Friday, 26 September 2008

So Near... Samui Virtual!






Cat’s term at the college supposedly finished last week but she went in over the week end and yesterday she had an exam in accounting. I’m not sure when it’s all over and I don’t think she knows exactly either.

Anyway, I’m chafing at the bit and need to get away. I’m forever at home slaving over my computer and dreaming of distant places, a trip down south to Koh Samui even.

I like Samui better than Phuket. It’s a real island set far out in an azure sea and much less urbanised. When I was last there six or seven years ago I took a motorbike into the hills and cruised the many back tracks through palm trees and forests. The views were spectacular, it was relatively fresh and cool and there were lots of unspoiled open spaces. Samui’s developing too but it’s big enough to absorb a lot of holiday makers without being overrun.

When back-packing I always just turned up somewhere and found the place I wanted to stay but now with so much info on-line, it’s fun doing a bit of advance research.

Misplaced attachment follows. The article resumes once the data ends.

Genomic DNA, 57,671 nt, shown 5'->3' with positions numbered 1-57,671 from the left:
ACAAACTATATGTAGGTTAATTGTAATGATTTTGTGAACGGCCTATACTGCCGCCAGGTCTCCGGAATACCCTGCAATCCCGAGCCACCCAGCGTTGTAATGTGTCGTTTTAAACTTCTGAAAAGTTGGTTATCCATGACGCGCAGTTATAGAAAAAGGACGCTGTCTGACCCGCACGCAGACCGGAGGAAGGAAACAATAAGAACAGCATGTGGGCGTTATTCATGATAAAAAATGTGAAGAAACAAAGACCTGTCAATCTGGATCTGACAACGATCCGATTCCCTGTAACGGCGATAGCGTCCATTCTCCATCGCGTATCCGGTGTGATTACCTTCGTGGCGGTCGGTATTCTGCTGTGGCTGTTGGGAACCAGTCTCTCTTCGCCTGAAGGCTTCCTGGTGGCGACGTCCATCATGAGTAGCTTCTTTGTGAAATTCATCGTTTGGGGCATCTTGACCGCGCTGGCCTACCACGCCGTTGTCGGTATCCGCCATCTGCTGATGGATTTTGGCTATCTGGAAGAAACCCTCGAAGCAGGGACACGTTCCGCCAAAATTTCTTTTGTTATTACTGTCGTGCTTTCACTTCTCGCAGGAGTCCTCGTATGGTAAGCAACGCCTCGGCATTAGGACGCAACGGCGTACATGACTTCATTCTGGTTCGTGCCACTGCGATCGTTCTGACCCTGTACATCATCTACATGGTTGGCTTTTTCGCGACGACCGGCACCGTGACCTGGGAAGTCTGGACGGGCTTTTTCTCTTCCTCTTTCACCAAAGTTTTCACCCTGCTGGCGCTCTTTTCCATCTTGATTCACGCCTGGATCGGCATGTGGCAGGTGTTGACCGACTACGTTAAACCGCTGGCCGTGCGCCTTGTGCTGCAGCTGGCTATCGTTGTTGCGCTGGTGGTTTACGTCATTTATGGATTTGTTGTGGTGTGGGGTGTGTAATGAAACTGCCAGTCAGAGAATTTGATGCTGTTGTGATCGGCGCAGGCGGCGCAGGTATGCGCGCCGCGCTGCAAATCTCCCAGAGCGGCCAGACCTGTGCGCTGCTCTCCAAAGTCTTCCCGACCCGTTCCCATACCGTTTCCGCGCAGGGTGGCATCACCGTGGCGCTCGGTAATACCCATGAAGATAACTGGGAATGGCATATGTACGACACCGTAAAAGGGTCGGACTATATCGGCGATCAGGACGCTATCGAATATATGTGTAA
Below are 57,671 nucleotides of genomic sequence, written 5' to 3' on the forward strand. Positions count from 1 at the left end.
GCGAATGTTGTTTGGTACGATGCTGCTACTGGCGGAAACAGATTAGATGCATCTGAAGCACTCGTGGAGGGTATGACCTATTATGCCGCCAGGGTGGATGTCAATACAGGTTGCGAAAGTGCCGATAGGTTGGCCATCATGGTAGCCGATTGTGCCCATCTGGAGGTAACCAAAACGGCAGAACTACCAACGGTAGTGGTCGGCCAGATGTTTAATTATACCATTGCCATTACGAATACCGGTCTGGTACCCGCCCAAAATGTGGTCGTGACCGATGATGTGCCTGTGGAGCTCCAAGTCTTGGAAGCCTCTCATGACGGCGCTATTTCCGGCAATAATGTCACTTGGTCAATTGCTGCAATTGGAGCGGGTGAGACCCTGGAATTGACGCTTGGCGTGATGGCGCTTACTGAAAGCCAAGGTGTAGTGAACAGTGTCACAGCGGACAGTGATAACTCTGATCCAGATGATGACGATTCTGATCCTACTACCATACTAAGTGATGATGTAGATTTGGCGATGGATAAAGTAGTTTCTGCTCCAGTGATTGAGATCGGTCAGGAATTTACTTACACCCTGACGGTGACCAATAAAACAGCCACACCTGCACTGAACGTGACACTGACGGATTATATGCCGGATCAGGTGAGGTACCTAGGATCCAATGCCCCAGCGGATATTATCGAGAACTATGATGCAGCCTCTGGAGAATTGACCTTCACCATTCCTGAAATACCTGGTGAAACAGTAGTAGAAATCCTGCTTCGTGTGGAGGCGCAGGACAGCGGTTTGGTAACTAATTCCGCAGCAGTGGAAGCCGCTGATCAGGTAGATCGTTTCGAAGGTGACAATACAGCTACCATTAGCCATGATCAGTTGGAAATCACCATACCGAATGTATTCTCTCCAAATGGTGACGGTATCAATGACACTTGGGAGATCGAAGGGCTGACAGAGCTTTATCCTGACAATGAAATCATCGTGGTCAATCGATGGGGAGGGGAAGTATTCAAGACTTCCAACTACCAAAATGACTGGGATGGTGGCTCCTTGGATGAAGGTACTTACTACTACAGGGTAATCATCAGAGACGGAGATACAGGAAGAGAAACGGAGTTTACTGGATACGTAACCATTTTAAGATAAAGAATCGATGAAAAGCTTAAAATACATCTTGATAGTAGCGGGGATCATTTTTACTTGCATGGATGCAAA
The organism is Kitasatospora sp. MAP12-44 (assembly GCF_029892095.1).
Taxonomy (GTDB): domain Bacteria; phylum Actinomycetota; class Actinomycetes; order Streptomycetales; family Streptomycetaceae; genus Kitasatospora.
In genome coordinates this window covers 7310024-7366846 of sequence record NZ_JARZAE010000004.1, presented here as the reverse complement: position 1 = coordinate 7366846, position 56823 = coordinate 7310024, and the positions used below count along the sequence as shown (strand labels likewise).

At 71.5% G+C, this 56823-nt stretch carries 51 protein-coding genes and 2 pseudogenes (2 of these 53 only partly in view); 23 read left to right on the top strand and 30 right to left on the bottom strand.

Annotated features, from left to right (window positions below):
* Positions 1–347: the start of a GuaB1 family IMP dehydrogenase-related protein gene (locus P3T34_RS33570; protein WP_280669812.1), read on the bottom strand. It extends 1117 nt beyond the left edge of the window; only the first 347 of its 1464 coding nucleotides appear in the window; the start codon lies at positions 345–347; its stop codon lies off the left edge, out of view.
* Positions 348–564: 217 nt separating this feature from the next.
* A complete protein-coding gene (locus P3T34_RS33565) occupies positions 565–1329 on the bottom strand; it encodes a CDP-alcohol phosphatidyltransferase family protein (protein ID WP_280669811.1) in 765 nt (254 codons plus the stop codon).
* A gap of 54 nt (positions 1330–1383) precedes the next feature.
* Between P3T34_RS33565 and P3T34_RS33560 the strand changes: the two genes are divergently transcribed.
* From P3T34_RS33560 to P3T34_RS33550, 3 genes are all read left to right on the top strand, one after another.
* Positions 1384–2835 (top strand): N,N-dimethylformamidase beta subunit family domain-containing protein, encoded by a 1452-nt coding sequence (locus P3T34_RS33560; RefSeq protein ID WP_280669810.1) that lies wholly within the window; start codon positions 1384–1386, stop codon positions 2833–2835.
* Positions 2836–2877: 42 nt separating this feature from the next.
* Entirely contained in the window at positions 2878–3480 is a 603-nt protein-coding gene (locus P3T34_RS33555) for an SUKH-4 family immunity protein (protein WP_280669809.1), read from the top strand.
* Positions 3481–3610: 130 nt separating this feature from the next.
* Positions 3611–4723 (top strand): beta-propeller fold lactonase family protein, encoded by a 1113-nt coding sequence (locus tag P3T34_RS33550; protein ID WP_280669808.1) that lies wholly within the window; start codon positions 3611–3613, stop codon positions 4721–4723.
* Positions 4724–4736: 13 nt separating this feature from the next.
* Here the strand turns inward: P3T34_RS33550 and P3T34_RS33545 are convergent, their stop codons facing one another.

And I’ve just found an amazing website.

On www.samui-virtual.com there’s a map of the island overlaid with a series of icons each representing a resort, hotel, pub, temple or whatever. You click on the icon and a logo and brief description pops up. Click on this and you go straight into the website. It’s a brilliant way of finding and making contact with the accommodation and services exactly where you want them.

I’m a map sort of person anyway. I loved the ‘map histories’ my kids used at school… it’s impossible for example to understand ancient China without maps. And I once thought of doing a guidebook of Thailand based entirely on maps. It was a great idea, but of course a web based equivalent is even better as it’s never out of date. Now www.samui-virtual.com have now done exactly that for Samui.

Now I’m day dreaming of beaches and palm trees. Samui! Samui! So near and yet…! I fear my trip may have to remain virtual.

I still hope we’ll get away but maybe not that far. Cat’s pretty tired so I’ll have to be less ambitious.

Last night she’d planned a party at home for all her friends after the exam, the theme being farang food. She’d decide to do barbecued chicken and pasta in a very nice Italian sauce made by Nana Foods, a company based in Chainat run by a delightful American called Kirk who I met recently at the Thaivisa party at the Farang Connection in Surin.